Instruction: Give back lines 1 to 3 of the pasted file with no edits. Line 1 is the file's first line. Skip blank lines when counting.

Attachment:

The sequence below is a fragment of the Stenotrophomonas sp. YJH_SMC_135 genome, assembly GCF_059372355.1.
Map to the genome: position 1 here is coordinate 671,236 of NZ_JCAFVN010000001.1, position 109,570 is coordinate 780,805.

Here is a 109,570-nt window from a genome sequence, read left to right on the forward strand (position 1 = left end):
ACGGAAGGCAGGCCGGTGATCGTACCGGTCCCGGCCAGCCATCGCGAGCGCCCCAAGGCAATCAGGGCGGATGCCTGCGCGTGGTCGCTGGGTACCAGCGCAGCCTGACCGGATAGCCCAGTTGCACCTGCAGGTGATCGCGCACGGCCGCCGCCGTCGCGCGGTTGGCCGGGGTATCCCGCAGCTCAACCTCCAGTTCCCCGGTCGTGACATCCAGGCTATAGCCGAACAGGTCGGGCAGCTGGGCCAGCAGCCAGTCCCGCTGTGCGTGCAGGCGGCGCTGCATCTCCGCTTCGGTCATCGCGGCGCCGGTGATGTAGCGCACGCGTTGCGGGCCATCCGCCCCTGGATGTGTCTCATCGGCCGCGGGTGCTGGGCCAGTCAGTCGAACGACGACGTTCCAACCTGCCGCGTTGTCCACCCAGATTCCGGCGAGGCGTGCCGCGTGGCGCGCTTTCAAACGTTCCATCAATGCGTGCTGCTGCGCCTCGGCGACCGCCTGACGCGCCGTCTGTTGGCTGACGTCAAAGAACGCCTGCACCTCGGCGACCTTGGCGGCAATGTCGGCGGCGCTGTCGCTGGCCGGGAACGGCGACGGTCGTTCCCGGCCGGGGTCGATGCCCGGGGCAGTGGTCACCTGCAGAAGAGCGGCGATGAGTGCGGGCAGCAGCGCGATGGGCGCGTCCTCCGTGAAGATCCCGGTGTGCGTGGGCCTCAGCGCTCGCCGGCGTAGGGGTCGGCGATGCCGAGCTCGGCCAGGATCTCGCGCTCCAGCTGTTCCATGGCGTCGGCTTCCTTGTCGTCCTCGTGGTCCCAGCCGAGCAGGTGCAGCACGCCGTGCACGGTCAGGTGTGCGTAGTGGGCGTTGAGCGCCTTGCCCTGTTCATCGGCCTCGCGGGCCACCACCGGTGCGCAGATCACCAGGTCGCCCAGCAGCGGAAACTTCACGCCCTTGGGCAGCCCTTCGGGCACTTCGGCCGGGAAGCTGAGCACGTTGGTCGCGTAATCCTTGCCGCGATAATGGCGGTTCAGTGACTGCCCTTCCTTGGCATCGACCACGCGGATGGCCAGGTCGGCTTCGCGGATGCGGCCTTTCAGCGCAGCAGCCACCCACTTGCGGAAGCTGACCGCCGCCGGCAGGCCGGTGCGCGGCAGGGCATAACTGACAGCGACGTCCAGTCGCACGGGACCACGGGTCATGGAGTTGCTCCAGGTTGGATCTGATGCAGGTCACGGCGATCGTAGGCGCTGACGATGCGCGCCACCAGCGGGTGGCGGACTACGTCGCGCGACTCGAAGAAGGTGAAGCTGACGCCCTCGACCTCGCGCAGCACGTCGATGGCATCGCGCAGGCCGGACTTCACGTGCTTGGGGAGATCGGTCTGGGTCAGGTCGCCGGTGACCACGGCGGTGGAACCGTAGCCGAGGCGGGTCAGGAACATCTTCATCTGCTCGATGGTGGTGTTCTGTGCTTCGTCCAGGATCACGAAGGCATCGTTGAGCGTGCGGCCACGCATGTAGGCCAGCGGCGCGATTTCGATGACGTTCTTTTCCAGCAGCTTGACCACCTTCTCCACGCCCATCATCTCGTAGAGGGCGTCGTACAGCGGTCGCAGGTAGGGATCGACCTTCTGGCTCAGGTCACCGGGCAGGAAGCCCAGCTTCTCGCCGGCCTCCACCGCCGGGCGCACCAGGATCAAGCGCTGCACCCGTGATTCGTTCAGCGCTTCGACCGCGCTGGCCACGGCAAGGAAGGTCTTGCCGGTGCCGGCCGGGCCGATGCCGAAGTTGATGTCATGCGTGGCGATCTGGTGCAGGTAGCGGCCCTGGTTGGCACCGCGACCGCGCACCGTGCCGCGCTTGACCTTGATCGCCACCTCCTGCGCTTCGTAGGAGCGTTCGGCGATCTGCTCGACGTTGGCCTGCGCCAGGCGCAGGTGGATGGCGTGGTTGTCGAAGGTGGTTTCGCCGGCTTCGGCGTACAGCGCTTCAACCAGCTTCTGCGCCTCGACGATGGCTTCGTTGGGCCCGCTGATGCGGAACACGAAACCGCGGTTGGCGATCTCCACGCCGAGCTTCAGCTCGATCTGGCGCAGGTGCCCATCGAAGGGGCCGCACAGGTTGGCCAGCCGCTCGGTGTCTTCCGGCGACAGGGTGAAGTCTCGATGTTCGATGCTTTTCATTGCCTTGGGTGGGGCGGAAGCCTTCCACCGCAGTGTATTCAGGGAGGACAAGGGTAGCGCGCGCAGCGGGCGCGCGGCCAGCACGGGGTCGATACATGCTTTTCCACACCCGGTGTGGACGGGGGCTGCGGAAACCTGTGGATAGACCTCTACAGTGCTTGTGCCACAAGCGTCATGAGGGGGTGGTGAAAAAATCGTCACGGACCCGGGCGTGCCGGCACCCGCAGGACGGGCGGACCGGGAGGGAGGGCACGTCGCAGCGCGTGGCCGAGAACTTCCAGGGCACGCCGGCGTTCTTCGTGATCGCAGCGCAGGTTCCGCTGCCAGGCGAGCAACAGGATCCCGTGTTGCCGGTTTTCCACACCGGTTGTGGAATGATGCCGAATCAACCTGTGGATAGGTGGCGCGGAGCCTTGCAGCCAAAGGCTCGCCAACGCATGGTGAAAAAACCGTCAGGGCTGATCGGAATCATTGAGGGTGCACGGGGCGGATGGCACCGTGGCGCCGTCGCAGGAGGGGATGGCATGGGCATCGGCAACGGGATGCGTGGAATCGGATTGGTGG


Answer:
The sequence below is a fragment of the Stenotrophomonas sp. YJH_SMC_135 genome, assembly GCF_059372355.1.
Map to the genome: position 1 here is coordinate 671,236 of NZ_JCAFVN010000001.1, position 109,570 is coordinate 780,805.

Here is a 109,570-nt window from a genome sequence, read left to right on the forward strand (position 1 = left end):